Stockholm (NordSIP) – Google has made the decision to invest almost $700 million (DKK 4.5bn) in a data centre in Fredericia, Denmark, thanks to the opportunities presented by green energy in the country and in the Nordic region more broadly.
“We welcome Google to Denmark, the Digital Kingdom,” said Denmark’s State Secretary for Trade Susanne Hyldelund at Datacloud Nordic 2018 in Copenhagen earlier this week. “Google’s investment will contribute €200 million between 2018 and 2021 as an economic boost to Denmark. It is clear it will benefit the city of Fredericia and Denmark as a whole.”
Google is also actively pursuing other new green investment opportunities in Denmark and in the Nordics as it undergoes an evaluation of projects within onshore and offshore wind energy. Denmark is home to the largest wind energy sector in the world, which includes turbine maker Vestas Wind Systems and offshore wind farm developer Ørsted.
A new report published by the Nordic Council of Ministers and undertaken by COWI Group, a sustainability consultancy, suggested annual investment in Nordic data centres could double to over €4 billion by 2025, corresponding to an annual capacity of 280-580 MW annually, with additional mammoth corporations including Facebook, Apple and Microsoft rushing to secure cheap renewable energy to manage costs and reduce their carbon footprints.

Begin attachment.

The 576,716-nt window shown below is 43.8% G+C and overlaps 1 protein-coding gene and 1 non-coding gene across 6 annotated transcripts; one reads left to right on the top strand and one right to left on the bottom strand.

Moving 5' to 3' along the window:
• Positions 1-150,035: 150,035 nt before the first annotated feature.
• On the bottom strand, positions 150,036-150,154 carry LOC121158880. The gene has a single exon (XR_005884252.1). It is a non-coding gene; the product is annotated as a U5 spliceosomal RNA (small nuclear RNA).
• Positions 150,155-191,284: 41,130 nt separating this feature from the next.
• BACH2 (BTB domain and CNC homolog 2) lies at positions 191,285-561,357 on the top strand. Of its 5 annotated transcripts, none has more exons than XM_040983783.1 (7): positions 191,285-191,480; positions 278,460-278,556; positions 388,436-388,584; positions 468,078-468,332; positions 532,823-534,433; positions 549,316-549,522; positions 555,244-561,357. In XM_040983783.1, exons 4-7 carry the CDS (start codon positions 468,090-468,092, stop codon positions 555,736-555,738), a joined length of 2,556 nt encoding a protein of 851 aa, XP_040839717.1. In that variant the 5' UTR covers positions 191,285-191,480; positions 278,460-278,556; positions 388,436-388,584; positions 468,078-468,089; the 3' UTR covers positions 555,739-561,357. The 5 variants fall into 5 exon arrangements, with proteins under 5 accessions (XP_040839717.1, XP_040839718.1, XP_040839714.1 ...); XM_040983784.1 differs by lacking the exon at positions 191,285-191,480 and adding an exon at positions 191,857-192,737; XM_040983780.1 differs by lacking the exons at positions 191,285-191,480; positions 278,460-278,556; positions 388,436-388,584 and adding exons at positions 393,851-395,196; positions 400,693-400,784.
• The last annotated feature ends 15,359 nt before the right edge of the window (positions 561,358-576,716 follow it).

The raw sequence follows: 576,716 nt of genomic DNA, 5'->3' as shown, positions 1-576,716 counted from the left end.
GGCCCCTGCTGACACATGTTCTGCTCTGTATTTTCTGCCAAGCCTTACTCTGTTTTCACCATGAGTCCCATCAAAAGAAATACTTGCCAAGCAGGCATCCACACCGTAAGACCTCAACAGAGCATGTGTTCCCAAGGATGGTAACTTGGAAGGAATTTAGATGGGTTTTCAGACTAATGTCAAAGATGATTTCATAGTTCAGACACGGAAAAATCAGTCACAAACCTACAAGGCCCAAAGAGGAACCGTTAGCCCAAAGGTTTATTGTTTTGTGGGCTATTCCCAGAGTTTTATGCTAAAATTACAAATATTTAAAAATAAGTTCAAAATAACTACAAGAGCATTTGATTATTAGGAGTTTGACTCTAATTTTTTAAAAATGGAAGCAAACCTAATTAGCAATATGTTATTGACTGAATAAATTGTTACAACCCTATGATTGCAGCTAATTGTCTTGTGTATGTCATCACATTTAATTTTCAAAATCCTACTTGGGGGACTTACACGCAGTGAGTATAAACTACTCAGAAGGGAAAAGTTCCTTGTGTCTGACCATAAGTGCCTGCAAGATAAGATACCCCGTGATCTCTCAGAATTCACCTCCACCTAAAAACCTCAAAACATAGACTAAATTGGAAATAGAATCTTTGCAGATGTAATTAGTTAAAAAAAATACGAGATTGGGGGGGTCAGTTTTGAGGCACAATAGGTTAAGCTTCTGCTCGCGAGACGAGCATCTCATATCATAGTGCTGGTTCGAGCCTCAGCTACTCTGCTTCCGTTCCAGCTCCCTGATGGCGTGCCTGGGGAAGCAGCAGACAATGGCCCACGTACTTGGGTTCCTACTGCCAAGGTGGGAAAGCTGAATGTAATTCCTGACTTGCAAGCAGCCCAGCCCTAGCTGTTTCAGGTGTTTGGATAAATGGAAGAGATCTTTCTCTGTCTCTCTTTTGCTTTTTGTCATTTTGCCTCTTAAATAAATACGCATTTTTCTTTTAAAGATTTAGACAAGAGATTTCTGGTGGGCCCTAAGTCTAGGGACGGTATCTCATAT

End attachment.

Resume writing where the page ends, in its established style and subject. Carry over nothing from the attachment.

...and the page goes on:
“Cloud and hypercscale companies such as Facebook, Google, Amazon Web Services and Apple have made major investments in Nordic data centres recently,” said Jakob Dybdal Christesen, Chief Market Manager at COWI. “The Nordics meet all key criteria for site selection, ranging from reliable, reneable energy to world class fibre optic infrastructure; this thus presents a powerful proposition for corporate investment in existing and new facilities.”
The study compared the attractiveness of the Nordic region to the FLAP-D region (Frankfurt, London, Amsterdam, Paris and Dublin) in terms of accelerating global data volumes and the challenges involved in addressing the sustainable growth of cloud streaming and computing services.
The report found that the Nordics are likely to gain market share due to five key advantages: abundant renewable energy, a reliable power supply, low energy prices, political stability and faster time-to-market thanks to the ease of doing business.
The construction of the new data centre in Denmark is not without controversy, however. As NordSIP reported earlier this year, figures calculated by the government suggest CO2 emissions are actually expected to rise between 5 and 10 per cent due to the enormous amount of energy various data centres are expected to consume.
The new data centre will employ 150-200 staff upon completion in 2021.